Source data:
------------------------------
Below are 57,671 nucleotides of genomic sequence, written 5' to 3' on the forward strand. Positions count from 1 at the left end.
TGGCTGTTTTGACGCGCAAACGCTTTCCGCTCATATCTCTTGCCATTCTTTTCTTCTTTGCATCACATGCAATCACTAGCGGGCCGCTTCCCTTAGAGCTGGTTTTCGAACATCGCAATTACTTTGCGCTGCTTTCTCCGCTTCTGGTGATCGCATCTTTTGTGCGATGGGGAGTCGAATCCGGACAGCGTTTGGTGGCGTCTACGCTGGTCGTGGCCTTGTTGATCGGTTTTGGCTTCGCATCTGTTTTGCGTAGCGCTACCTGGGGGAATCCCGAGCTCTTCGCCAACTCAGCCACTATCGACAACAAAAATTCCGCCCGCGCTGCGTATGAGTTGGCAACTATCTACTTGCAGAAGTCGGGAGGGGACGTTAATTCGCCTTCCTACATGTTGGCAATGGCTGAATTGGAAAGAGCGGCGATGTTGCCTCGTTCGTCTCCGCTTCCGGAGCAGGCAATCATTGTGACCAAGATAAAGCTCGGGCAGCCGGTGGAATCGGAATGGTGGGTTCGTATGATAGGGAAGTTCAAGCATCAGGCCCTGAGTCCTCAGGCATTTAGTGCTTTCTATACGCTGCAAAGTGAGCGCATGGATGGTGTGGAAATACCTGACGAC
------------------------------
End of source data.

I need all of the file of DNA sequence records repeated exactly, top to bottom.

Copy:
Below are 57,671 nucleotides of genomic sequence, written 5' to 3' on the forward strand. Positions count from 1 at the left end.
TGGCTGTTTTGACGCGCAAACGCTTTCCGCTCATATCTCTTGCCATTCTTTTCTTCTTTGCATCACATGCAATCACTAGCGGGCCGCTTCCCTTAGAGCTGGTTTTCGAACATCGCAATTACTTTGCGCTGCTTTCTCCGCTTCTGGTGATCGCATCTTTTGTGCGATGGGGAGTCGAATCCGGACAGCGTTTGGTGGCGTCTACGCTGGTCGTGGCCTTGTTGATCGGTTTTGGCTTCGCATCTGTTTTGCGTAGCGCTACCTGGGGGAATCCCGAGCTCTTCGCCAACTCAGCCACTATCGACAACAAAAATTCCGCCCGCGCTGCGTATGAGTTGGCAACTATCTACTTGCAGAAGTCGGGAGGGGACGTTAATTCGCCTTCCTACATGTTGGCAATGGCTGAATTGGAAAGAGCGGCGATGTTGCCTCGTTCGTCTCCGCTTCCGGAGCAGGCAATCATTGTGACCAAGATAAAGCTCGGGCAGCCGGTGGAATCGGAATGGTGGGTTCGTATGATAGGGAAGTTCAAGCATCAGGCCCTGAGTCCTCAGGCATTTAGTGCTTTCTATACGCTGCAAAGTGAGCGCATGGATGGTGTGGAAATACCTGACGAC